Life Cycle Assessment (LCA) plays an important role in the environmental assessment of agricultural product systems, including dairy farming systems. Generally, an LCA study accounts for the comprehensive resource use and environmental emissions associated with the life cycle of a studied product system. The inventoried inputs and outputs are then transformed into different environmental impact categories using science-based environmental cause-effect mechanisms. There are different LCA modelling approaches (e.g. attributional LCA [ALCA] and consequential LCA [CLCA]) that can be used to address different research questions; however, there is currently no consensus on the most appropriate approach and when to use it. These LCA approaches require different types of data and methodological procedures and, therefore, generate different sets of environmental information which may have different implications for decision-making. In the present research, a series of studies utilising different LCA modelling approaches were undertaken of pasture-based dairy farming systems in the Waikato region (the largest dairy region in New Zealand). The purposes of the studies were to: (i) assess the environmental impacts and identify environmental hotspots of current pasture-based dairy farming systems, (ii) compare environmental hotspots between high and low levels of dairy farm intensification, (iii) investigate the environmental impacts of potential alternative farm intensification methods to increase milk productivity, and (iv) assess the environmental impacts of different future intensified dairy farming scenarios. Twelve midpoint impact categories were assessed: Climate Change (CC), Ozone Depletion Potential (ODP), Human Health Toxicity - non-cancer effects (Non-cancer), Human Health Toxicity - cancer effects (Cancer), Particulate Matter (PM), Ionizing Radiation - human health effects (IR), Photochemical Ozone Formation Potential (POFP), Acidification Potential (AP), Terrestrial Eutrophication Potential (TEP), Freshwater Eutrophication Potential (FEP), Marine Eutrophication Potential (MEP) and Ecotoxicity for Aquatic Freshwater (Ecotox). Firstly, the environmental impacts of 53 existing pasture-based dairy farm systems in the Waikato region were assessed using ALCA. The results showed that both the offfarm and on-farm stages made significant contributions to a range of environmental impacts per kg of fat- and protein-corrected milk (FPCM), and the relative contributions of the stages varied across different impact categories. Farms classified as high intensification based on a high level of farm inputs (i.e. stocking rate, level of nitrogen (N) fertiliser and level of brought-in feeds) had higher impact results than low intensification farms for 10 of 12 impact categories. This was driven mainly by the offfarm stage, including production of brought-in feeds, manufacturing of agrichemicals (e.g. fertilisers and pesticides), and transport of off-farm inputs for use on a dairy farm. The exceptions were the environmental indicators PM, POFP, AP and TEP; their results were determined mainly by ammonia emissions from the on-farm activities. Secondly, environmental consequences resulting from meeting a future increase in demand for milk production (i.e. 20% more milk production per hectare relative to that in 2010/11) by using different farm intensification scenarios for dairy farming systems in the Waikato region were assessed using CLCA. In this study, only technologies/flows that were actually affected by use of different intensification options to increase milk production were accounted for. The identified intensification methods were: (i) increased pasture utilisation efficiency, (ii) increased use of N fertiliser to boost on-farm pasture production, and (iii) increased use of brought-in feed (i.e. maize silage). The results showed that improved pasture utilisation efficiency was the most effective intensification option since it resulted in lower environmental impacts than the other two intensification options. The environmental performance between the other two intensification options varied, depending on impact categories (environmental tradeoffs). Thirdly, prospective ALCA was used to assess the environmental impacts of six prospective (future) dairy farming intensification scenarios in the Waikato region, primarily involving increased stocking rate, that were modelled to increase milk production per hectare by 50% in 2025. In this study, prospective (future) average flows that were derived from extrapolation were accounted for. The potential intensification scenarios were: (i) increased animal productivity (increased milk production per cow), (ii) increased use of mixed brought-in feed, (iii) improved pasture utilisation efficiency, (iv) increased use of N fertiliser to boost on-farm pasture production, (v) increased use of brought-in maize silage, and (vi) replacement of total mixed brought-in feed in the second scenario by wheat grain. The results showed that, apart from improved animal productivity which was considered the best option, improved pasture utilisation efficiency was the second environmentally-preferential option compared with other intensification options for pasture-based dairy farming systems in the Waikato region. There were environmental trade-offs between other intensification options. The present research demonstrated that pasture-based dairy farming systems in the Waikato region contribute to a range of environmental impacts. More intensive farming systems not only have increased milk productivity (milk production per hectare) but also increased environmental impacts (per kg FPCM) in most environmental impact categories. Farm intensification options associated with improved farm efficiency (e.g. animal productivity or pasture utilisation efficiency) are promising as they have lower environmental indicator results (per kg FPCM) compared with other intensification methods. Increased use of off-farm inputs (e.g. N fertilisers and brought-in feeds) increases some, and decreases other, environmental indicator results. Therefore, decision-making associated with choice of alternative farm intensification options beyond farm efficiency improvements will require prioritisation between different environmental impacts and/or focusing on the ability of key decision-makers to effect change (for example, by distinguishing between local and global activities contributing to environmental impacts). The present research has shown that different LCA modelling approaches can be used in a sequential manner to maximise the usefulness of environmental assessment. Initially, ALCA (based on current average flows) can be used to identify environmental hotspots in the life cycle of dairy farming systems. This will generate environmental information that can assist in selection of improvement options. Subsequently, the improvement options selected should be evaluated using CLCA (based on marginal flows). This will produce comparative environmental information resulting from implementing the selected improvement options, strategies or policies in relation to a non-implementation scenario, when the wider contribution of co-products is accounted for. Finally, prospective ALCA (based on future average flows) can be used to assess total or net environmental benefits.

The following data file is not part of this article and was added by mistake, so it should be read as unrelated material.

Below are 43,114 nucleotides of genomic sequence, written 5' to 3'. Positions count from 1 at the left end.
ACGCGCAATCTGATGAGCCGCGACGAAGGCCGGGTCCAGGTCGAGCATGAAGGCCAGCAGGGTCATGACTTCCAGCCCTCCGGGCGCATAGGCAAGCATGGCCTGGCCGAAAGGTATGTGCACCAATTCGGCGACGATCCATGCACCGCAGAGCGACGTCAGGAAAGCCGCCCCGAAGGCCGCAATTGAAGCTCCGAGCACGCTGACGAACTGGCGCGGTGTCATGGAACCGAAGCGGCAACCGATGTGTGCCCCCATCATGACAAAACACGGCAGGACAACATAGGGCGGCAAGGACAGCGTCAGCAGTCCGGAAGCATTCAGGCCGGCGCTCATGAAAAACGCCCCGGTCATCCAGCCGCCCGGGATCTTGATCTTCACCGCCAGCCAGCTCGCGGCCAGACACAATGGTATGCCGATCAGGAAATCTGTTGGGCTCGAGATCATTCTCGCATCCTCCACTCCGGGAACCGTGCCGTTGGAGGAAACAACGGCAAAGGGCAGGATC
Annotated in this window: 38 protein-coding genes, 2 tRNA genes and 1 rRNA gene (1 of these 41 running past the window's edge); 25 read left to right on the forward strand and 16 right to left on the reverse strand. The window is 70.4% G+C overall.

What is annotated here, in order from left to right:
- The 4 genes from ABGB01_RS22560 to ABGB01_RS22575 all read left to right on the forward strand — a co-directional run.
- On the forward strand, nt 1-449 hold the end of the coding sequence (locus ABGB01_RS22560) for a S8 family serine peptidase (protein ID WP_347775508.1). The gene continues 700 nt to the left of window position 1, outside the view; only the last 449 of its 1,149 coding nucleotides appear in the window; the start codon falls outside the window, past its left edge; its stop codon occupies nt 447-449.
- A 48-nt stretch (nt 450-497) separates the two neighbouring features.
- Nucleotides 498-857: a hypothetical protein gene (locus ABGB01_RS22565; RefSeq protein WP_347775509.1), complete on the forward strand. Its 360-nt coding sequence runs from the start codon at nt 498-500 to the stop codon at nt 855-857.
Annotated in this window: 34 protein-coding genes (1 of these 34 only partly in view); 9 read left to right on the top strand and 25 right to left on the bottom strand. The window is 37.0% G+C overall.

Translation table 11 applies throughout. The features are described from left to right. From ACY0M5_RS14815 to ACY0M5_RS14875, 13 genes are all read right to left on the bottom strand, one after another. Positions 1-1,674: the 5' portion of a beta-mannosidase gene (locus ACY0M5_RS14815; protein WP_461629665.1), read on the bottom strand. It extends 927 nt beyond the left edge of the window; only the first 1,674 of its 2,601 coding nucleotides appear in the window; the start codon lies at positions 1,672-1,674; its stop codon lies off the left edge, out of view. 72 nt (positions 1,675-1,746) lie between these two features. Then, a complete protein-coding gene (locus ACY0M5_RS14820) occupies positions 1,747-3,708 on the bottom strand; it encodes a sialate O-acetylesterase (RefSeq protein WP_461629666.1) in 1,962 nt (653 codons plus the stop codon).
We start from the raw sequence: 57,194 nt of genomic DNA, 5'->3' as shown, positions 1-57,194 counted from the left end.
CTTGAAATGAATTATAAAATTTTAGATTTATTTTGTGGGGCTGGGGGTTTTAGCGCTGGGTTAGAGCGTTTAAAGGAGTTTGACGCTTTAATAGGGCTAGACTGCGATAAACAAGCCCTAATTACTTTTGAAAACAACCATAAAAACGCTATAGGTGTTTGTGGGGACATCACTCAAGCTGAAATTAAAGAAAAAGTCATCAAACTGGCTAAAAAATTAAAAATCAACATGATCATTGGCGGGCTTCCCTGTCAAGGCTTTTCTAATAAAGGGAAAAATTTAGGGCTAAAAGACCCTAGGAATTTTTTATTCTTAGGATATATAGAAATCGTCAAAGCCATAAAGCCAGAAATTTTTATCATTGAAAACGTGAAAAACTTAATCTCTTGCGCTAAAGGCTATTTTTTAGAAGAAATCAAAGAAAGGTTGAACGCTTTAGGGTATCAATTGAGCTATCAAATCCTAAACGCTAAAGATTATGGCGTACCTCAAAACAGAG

Subjects: Dairy farming, Agricultural intensification, New Zealand, Waikato
Copyright: The Author